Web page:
A fireball has a radius of 2″. Let us ask then, “what level would an illusionist have to be to cast a phantasmal force large enough to contain a 2″ radius sphere?” Let's make a first-order approximation using the minimum number of 1″ squares necessary to create an area in which the image of the sphere could appear. The area of effect of fireball is three-dimensional, but the area of effect of phantasmal force is two-dimensional, which presents an odd issue. However, phantasmal force is described as being able to create images “within the boundaries”, so let's be as generous as the spell seems to be intended, and say that the vertical space it can create the illusion within is “good enough” for our purposes and we just need the footprint of the illusory fireball to fit inside the phantasmal force's area of effect.

We'll assume as a first-order approximation that each 1 square″ of area of effect can't be divided, so they have to be tiled as whole square table inches. Inscribing a 4-unit sphere's footprint (a circle) inside a pixelized shape requires a 4×4 square of squares, or 16 tiled squares.

So, as a first approximation, an illusionist needs to have 16 square table-inches of area of effect to play with to be able to make a phantasm of a full fireball. That requires being level 12 to pull off.

But maybe you think tiled squares aren't generous enough. Let's allow the table-inch squares of area of effect of the phantasmal force to be subdivided infinitesimally so that the area can be a cylinder that just barely contains the footprint of an illusory fireball and see where that gets us. (Some DMs might reject this move since the area of effect is given in squares and they may require a straight-edged area of effect, but some others might allow it with the reasoning that it's fine as long as the final area matches regardless of shape.)

A 2-unit-radius sphere has an area through its widest point of just over 12½ units, rounding up to 13 square″ required. So even being super-generous, it would still take an illusionist of level 9 to use phantasmal force to create an illusory fireball.

Clearly, creating illusions of fireballs with phantasmal force isn't something that your players should be doing at first level, or even 5th level when their magic-user friends are starting to throw real fireballs.

# Conclusion: You don't need to house rule, just give the players a reality check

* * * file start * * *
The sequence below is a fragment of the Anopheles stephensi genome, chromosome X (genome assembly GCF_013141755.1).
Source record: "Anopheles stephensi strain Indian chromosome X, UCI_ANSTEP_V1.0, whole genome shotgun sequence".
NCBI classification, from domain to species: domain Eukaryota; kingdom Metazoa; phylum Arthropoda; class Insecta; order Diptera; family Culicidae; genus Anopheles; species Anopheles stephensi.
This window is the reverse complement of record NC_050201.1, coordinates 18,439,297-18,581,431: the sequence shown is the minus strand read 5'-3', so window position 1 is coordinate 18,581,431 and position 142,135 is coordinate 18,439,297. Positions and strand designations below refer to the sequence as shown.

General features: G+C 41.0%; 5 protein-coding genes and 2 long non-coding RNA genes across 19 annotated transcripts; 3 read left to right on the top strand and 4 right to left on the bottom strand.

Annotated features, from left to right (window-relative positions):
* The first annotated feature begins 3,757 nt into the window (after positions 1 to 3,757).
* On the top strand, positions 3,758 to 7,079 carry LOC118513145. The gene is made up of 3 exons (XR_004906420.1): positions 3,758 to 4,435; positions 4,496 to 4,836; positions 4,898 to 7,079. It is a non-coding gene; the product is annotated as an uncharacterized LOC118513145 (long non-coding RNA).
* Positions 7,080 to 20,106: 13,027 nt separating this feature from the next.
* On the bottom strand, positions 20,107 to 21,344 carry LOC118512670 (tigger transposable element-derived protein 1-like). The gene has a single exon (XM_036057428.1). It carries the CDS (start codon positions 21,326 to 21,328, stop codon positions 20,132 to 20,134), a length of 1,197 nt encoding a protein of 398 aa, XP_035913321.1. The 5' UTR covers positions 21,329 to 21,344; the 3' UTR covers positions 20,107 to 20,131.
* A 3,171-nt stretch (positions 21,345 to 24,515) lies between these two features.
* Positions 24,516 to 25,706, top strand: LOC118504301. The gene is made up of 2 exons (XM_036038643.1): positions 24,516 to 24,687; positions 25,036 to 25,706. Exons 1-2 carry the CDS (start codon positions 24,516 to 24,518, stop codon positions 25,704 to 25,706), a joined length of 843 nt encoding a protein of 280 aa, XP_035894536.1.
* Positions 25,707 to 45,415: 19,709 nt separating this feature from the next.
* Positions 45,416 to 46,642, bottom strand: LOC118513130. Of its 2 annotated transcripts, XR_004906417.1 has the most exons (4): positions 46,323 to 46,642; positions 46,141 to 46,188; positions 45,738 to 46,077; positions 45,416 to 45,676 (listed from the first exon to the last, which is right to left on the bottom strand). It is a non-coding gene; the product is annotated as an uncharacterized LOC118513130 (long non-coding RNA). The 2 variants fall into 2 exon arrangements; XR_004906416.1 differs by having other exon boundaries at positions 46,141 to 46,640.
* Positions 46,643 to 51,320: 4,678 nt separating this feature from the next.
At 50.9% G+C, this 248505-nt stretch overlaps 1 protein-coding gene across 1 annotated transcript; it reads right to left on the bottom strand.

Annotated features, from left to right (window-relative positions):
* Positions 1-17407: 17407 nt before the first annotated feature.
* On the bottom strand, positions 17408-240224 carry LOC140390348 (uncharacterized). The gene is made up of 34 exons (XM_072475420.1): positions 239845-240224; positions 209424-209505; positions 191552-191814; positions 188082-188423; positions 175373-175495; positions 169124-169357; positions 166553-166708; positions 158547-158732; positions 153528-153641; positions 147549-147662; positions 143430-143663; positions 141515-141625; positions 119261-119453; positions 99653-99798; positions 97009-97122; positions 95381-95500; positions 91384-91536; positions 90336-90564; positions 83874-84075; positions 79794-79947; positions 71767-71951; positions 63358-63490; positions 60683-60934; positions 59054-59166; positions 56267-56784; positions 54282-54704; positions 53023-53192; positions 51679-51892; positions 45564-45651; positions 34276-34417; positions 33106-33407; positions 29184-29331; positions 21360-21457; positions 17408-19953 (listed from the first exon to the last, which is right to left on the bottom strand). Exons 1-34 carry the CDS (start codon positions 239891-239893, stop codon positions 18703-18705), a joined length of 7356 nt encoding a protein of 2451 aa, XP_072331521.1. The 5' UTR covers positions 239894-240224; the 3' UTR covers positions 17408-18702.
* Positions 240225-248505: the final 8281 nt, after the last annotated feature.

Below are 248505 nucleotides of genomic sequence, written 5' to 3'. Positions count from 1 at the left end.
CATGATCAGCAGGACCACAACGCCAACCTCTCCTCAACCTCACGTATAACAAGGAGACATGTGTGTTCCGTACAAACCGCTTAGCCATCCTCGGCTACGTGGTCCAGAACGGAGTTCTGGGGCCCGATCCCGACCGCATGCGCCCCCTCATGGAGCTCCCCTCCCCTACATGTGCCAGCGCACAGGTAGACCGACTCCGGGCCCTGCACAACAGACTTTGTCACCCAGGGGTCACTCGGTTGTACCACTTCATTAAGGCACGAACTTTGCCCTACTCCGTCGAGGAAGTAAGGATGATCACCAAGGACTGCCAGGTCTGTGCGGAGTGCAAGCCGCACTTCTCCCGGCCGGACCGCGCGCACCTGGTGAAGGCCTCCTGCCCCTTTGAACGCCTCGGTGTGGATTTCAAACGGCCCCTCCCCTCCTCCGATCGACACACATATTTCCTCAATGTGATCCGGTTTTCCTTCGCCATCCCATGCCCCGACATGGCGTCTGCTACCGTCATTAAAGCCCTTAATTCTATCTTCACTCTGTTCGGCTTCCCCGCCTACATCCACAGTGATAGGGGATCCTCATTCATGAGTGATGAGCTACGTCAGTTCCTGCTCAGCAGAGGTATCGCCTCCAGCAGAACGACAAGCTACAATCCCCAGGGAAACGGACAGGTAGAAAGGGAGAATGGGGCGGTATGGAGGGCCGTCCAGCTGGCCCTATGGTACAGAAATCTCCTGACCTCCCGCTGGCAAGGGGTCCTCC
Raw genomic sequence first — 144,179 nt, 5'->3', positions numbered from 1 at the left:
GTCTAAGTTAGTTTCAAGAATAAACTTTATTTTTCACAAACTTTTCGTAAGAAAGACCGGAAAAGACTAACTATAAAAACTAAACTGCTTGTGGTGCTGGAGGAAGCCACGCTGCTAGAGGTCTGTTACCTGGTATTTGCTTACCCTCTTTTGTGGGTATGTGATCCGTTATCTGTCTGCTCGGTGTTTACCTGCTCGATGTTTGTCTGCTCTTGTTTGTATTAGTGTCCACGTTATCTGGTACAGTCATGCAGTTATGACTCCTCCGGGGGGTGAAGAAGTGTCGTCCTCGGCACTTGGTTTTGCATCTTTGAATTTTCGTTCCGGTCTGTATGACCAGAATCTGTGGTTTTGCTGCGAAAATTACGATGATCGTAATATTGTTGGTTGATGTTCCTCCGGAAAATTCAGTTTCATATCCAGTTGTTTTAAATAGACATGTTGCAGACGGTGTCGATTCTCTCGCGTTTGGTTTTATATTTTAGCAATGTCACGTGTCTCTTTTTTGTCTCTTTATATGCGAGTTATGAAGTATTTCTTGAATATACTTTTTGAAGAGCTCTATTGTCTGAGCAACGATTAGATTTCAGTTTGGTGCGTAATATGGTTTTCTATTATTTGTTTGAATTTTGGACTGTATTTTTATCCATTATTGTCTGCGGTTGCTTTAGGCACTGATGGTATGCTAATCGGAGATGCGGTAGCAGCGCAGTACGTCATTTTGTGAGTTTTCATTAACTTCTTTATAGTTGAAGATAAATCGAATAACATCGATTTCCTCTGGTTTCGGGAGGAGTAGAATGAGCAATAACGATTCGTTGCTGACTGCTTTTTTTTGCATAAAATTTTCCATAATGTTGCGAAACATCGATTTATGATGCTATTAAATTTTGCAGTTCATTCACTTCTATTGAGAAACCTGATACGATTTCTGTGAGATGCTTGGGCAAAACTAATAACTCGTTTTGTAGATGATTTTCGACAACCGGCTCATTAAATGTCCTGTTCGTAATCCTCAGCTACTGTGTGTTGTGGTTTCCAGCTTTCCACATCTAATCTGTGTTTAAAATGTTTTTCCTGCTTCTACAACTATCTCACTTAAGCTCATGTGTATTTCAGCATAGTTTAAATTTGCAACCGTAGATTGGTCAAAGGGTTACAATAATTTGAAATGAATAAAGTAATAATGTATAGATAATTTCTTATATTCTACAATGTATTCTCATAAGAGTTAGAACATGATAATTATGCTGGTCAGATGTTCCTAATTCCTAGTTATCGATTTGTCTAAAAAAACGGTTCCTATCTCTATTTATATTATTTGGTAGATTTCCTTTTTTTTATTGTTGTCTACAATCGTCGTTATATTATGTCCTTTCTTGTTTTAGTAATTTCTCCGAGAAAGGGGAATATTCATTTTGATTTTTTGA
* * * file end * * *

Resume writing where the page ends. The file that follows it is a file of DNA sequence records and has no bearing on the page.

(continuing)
So, there you have it: you don't need to house rule this at all, you just need to pay proper attention to the relatively small area of effect, and break the news to your players that you've been accidentally letting them create a 9th-level illusionist's phantasmal forces before they were actually 9th level, and won't be doing that any longer.

If they are 9th- or 12th-level, then this isn't overpowered at all, because they have access to equally (or more) powerful effects already and cleverly using their resources like this should be letting them paste low-HD enemies by the truckload. So again, there simply isn't a problem if the area of effect is enforced.

# Addendum: Don't overlook the audio limitation either

The above is all completely ignoring the impact of the stipulation that a phantasmal force is silent. Is a fireball silent? Not at all. An illusory fireball with no sound effects is not very convincing, and unlikely to fool even stupid opponents, even stupid opponents who have already been hit by a real fireball. In fact, having just experience a real one with all the sound and fury of real fire, they'd be more likely to notice that a silent one is not quite right.

• Now I'm imagining an illusionist making a phantasmal force version of fireball while yelling Wooosh! Boom! (It's adorable, by the way. Then he's absorbed by a gelatinous cube.) Jun 3 '15 at 18:51
• Upvoted primarily for that last bit about the audio. It's a lot more important than most folks give it credit for. Jun 3 '15 at 19:37
• See, I always figured the area of effect for a phantasmal force was described in 2d for the sake of miniatures (since most measurements in 1st edition were based on this), so I always just converted the area to 3d. Since a MU would cast a 4" sphere diameter fireball, it wasn't impossible for a 1st level Ill to do the same with a phantasmal force, but thinking about in 2d would add some serious limitations. However I could see an Ill creating a barrage of Magic Missiles since each one is no bigger then an arrow. Jun 3 '15 at 19:55
• @onewho If you read the area as 4 cubic″ + 1 cubic″/level it's actually far worse: you need to be in excess of 40th or 50th level to represent a fireball with phantasmal force then. Jun 3 '15 at 19:58
• @SevenSidedDie How do you figure that? Here is how I see it: MU Fireball Area of effect = 4 inch diameter sphere (2 inch radius) Ill Phantasmal limitation for 1st level = 5 inch cube of space. Jun 3 '15 at 20:04

You have a few choices...

You could limit casting that spell to only once per day. Maybe if you made it a class ability and removed it from the spell list as a spell.

You could require it to be scaled to the caster's level, like Magic Missile is (1d6 at lvl 1, 2d6 at lvl 2, etc).

Make the caster succeed on a saving throw or the party members (they could believe that the effects are real, even if they know that it isn't real), much in the same way that a kid knows a nightmare isn't real but believes it anyway.

Make the spell less effective the more times it's cast in a day. First time, it's X powerful. Second time, it's X/2. Third, X/4. Fourth, X/8. Etc. Justify this by saying that the Archaic energy diminishes the more times you cast a spell in a day. Cure Light Wounds (or other Cleric spells) doesn't diminish because that's Divine energy.